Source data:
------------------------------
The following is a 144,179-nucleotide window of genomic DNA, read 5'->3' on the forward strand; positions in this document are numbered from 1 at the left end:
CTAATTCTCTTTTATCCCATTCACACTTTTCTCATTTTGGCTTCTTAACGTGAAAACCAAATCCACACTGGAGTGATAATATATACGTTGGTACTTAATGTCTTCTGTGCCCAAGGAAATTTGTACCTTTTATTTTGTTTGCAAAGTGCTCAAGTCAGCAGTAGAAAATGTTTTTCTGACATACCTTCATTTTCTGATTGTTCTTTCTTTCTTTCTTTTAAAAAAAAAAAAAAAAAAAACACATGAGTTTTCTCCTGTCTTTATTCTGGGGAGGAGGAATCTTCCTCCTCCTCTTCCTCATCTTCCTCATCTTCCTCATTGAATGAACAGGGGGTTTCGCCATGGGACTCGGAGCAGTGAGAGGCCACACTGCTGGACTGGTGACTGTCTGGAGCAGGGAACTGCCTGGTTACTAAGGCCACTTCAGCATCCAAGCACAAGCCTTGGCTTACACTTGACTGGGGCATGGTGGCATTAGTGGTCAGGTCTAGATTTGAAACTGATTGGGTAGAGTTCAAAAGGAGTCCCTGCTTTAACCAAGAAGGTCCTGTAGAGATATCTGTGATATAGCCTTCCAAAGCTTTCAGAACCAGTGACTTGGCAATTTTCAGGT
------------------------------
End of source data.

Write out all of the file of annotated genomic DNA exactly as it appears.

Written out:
The following is a 144,179-nucleotide window of genomic DNA, read 5'->3' on the forward strand; positions in this document are numbered from 1 at the left end:
CTAATTCTCTTTTATCCCATTCACACTTTTCTCATTTTGGCTTCTTAACGTGAAAACCAAATCCACACTGGAGTGATAATATATACGTTGGTACTTAATGTCTTCTGTGCCCAAGGAAATTTGTACCTTTTATTTTGTTTGCAAAGTGCTCAAGTCAGCAGTAGAAAATGTTTTTCTGACATACCTTCATTTTCTGATTGTTCTTTCTTTCTTTCTTTTAAAAAAAAAAAAAAAAAAAACACATGAGTTTTCTCCTGTCTTTATTCTGGGGAGGAGGAATCTTCCTCCTCCTCTTCCTCATCTTCCTCATCTTCCTCATTGAATGAACAGGGGGTTTCGCCATGGGACTCGGAGCAGTGAGAGGCCACACTGCTGGACTGGTGACTGTCTGGAGCAGGGAACTGCCTGGTTACTAAGGCCACTTCAGCATCCAAGCACAAGCCTTGGCTTACACTTGACTGGGGCATGGTGGCATTAGTGGTCAGGTCTAGATTTGAAACTGATTGGGTAGAGTTCAAAAGGAGTCCCTGCTTTAACCAAGAAGGTCCTGTAGAGATATCTGTGATATAGCCTTCCAAAGCTTTCAGAACCAGTGACTTGGCAATTTTCAGGT